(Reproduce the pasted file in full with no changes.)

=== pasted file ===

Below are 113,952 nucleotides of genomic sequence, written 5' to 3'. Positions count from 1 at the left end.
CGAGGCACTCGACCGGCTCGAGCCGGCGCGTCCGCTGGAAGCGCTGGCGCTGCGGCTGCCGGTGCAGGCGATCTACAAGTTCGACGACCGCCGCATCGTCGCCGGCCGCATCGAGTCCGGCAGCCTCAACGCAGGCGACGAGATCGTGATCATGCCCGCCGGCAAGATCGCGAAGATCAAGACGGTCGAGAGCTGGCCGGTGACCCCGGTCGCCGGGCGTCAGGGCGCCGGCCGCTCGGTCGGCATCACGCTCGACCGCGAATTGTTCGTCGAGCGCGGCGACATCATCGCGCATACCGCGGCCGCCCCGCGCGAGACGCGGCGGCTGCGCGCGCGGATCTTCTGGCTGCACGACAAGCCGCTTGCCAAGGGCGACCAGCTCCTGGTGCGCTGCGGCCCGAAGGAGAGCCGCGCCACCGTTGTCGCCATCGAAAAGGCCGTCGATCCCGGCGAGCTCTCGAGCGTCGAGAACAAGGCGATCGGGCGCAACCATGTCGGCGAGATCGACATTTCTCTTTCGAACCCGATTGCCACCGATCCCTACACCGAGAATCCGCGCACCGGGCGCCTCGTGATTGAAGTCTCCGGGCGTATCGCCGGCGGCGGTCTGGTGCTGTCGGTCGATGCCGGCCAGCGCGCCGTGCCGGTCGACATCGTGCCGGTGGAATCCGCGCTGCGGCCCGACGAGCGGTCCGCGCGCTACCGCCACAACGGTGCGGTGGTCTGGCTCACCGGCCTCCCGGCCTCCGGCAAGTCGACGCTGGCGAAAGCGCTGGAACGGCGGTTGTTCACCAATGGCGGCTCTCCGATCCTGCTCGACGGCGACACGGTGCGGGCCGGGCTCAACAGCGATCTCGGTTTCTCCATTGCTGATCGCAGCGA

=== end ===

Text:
Below are 113,952 nucleotides of genomic sequence, written 5' to 3'. Positions count from 1 at the left end.
CGAGGCACTCGACCGGCTCGAGCCGGCGCGTCCGCTGGAAGCGCTGGCGCTGCGGCTGCCGGTGCAGGCGATCTACAAGTTCGACGACCGCCGCATCGTCGCCGGCCGCATCGAGTCCGGCAGCCTCAACGCAGGCGACGAGATCGTGATCATGCCCGCCGGCAAGATCGCGAAGATCAAGACGGTCGAGAGCTGGCCGGTGACCCCGGTCGCCGGGCGTCAGGGCGCCGGCCGCTCGGTCGGCATCACGCTCGACCGCGAATTGTTCGTCGAGCGCGGCGACATCATCGCGCATACCGCGGCCGCCCCGCGCGAGACGCGGCGGCTGCGCGCGCGGATCTTCTGGCTGCACGACAAGCCGCTTGCCAAGGGCGACCAGCTCCTGGTGCGCTGCGGCCCGAAGGAGAGCCGCGCCACCGTTGTCGCCATCGAAAAGGCCGTCGATCCCGGCGAGCTCTCGAGCGTCGAGAACAAGGCGATCGGGCGCAACCATGTCGGCGAGATCGACATTTCTCTTTCGAACCCGATTGCCACCGATCCCTACACCGAGAATCCGCGCACCGGGCGCCTCGTGATTGAAGTCTCCGGGCGTATCGCCGGCGGCGGTCTGGTGCTGTCGGTCGATGCCGGCCAGCGCGCCGTGCCGGTCGACATCGTGCCGGTGGAATCCGCGCTGCGGCCCGACGAGCGGTCCGCGCGCTACCGCCACAACGGTGCGGTGGTCTGGCTCACCGGCCTCCCGGCCTCCGGCAAGTCGACGCTGGCGAAAGCGCTGGAACGGCGGTTGTTCACCAATGGCGGCTCTCCGATCCTGCTCGACGGCGACACGGTGCGGGCCGGGCTCAACAGCGATCTCGGTTTCTCCATTGCTGATCGCAGCGA